A mother’s sacrifice: more than an incubator

The ABC reported today that a brain dead woman in Portugal gave birth to a healthy baby. The woman was declared dead on 20 February this year.

What a complicated issue. A terrible decision for family to have to make, and no doubt bitter sweet joy upon the successful delivery of a healthy baby. But what are we to make of the decision to keep a woman as an incubator for a baby?

Many might claim that a pregnant woman would want her baby to survive. This is a widely held understanding of ‘a mother’s sacrifice’. It is offered as justification for what might otherwise be considered a gross invasion of human dignity: not allowing a person to die, and using a human as a means to an end, that end being the birth of a baby. Neither of these propositions is uncomplicated in itself. But before reaching this conclusion, I think that there are still a number of unasked questions that should be exposed before suggesting that the conclusion is correct. Is this sacrifice too great?

The issues might be teased out by imagining different circumstances. A pregnant woman at or close to term who suffers sudden brain death might be rushed to hospital to deliver the baby and briefly kept alive to permit this. In keeping the woman alive, her body is interfered with to a small extent but arguably no more than might otherwise occur, say, to allow family to gather to say their last goodbyes. Her body is otherwise interfered with to deliver the baby, but this occurs in a timely way that aligns with what might have occurred should she have lived.

In contrast, by my calculations the woman in Portugal would have been no more than 16 or 17 weeks pregnant when she was declared brain dead. (The baby was delivered at 32 weeks gestation.) The foetus at this stage would not have survived if it had been born then. The intervening period requires a significant interference with the woman’s body far beyond what might be considered to be contemporaneous with the original medical emergency. Medical interference in this case is not a medical emergency, it is undertaken without the woman’s consent, over an extended period, and is not aimed at quality of life for the woman. Without interference, she would die and so would her foetus.

Consider also the terribly sad case of the 2014 case of an Irish woman who became brain dead while 18 weeks pregnant, but was being kept alive for fear of breaking Ireland’s strict anti-abortion laws. In that case, the family applied to the court to allow the woman’s life support to be switched off. Her body was shutting down and decaying even while she was on life support – causing great distress to her family. Unlike the Portuguese case, the baby of the Irish woman was found to have little chance of surviving.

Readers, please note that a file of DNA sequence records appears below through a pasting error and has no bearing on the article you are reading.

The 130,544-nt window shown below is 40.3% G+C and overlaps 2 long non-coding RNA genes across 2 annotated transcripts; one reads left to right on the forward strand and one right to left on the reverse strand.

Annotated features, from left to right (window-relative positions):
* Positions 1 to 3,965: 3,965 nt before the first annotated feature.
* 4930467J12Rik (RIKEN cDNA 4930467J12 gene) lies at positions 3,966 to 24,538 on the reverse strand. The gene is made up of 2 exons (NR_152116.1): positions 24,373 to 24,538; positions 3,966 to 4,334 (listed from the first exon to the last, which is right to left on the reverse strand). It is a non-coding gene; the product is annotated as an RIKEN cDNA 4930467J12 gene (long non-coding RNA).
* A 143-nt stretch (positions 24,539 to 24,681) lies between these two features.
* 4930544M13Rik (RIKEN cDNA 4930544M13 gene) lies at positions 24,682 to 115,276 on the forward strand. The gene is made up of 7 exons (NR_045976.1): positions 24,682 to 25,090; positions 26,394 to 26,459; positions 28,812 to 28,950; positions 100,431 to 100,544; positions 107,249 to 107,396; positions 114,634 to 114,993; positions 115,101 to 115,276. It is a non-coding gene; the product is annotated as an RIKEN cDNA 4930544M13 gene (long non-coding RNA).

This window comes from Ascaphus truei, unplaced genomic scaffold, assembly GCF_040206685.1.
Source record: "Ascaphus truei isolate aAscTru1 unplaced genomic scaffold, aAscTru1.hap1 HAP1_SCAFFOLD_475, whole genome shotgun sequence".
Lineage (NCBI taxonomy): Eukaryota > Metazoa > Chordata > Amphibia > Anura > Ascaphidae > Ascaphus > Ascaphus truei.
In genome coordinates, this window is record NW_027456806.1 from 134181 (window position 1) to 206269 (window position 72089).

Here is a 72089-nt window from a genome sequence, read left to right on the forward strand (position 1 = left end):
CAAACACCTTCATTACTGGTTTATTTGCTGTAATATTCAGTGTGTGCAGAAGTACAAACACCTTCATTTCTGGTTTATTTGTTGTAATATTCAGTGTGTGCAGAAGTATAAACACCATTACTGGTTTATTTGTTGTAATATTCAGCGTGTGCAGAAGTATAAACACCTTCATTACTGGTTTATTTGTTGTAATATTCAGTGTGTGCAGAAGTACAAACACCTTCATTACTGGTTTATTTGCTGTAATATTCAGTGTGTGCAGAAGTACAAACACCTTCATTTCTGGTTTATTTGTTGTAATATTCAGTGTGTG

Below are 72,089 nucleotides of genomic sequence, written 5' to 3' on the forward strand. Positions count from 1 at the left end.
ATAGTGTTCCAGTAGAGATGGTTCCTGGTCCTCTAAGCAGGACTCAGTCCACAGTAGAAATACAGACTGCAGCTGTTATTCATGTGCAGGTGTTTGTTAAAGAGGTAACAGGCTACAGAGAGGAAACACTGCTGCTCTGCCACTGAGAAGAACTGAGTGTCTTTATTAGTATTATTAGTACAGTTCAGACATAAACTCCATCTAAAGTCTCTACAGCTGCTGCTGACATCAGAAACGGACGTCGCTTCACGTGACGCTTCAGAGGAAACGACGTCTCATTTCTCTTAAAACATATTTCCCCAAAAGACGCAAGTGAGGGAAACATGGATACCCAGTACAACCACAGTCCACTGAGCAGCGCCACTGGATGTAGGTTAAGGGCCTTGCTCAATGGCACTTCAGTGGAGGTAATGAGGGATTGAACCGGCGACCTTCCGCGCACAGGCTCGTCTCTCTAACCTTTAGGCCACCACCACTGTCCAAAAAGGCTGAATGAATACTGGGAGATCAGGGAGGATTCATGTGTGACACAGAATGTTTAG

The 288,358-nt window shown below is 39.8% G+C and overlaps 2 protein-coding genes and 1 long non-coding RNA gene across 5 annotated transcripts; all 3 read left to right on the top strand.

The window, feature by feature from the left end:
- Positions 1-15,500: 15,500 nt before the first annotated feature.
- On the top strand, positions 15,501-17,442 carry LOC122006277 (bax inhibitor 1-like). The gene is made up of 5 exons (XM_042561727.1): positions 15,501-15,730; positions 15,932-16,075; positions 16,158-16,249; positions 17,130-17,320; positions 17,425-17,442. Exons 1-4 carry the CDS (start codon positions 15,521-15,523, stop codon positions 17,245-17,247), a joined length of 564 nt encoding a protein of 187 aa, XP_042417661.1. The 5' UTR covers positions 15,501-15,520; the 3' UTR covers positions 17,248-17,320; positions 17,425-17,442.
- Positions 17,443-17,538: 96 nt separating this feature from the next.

The Irish case provides an example to counter assumptions that it is necessarily right to keep a woman alive for the purpose of giving birth.

Let’s take this argument to its logical conclusion: any woman of child-bearing age who becomes brain dead must be kept alive until a pregnancy test shows she is not pregnant. If she is pregnant, she must be kept alive until the baby is born. I realise that this is an exaggeration – but if we argue that the Portuguese case is justified because ‘any woman would want her baby to survive’ then where do we draw a line? If the woman is nine months pregnant? Eight? Four? One? How do we decide which foetuses are retained to delivery and which are not? Would we keep the woman on life support even as her body is decaying? What might cause us to change the decision to keep her alive?

My concern in these cases is that women become no more than a vessel for the delivery of babies. The identity of a woman morphs into ‘pregnant woman’ where woman is indivisible from the foetus. This does not simply protect a foetus, it makes the foetus paramount to the exclusion of the woman herself.

Despite personal feelings about what one might do to save one’s baby, this is part of a much wider social and increasingly legal claim over women’s bodies. Rather than affording women reproductive agency, it has the tendency to erase woman from the picture altogether. For example, prosecutions in the US of pregnant women deemed to be harming their babies through their own behaviors, or the recent suggestion in the UK that women should not become pregnant before making appropriate lifestyle choices.

I hope these women are resting in peace, and that their babies bring their families joy. I hope also that we grapple with some of these difficult questions and the implications for all women of the assumptions we make about a mother’s sacrifice.

 

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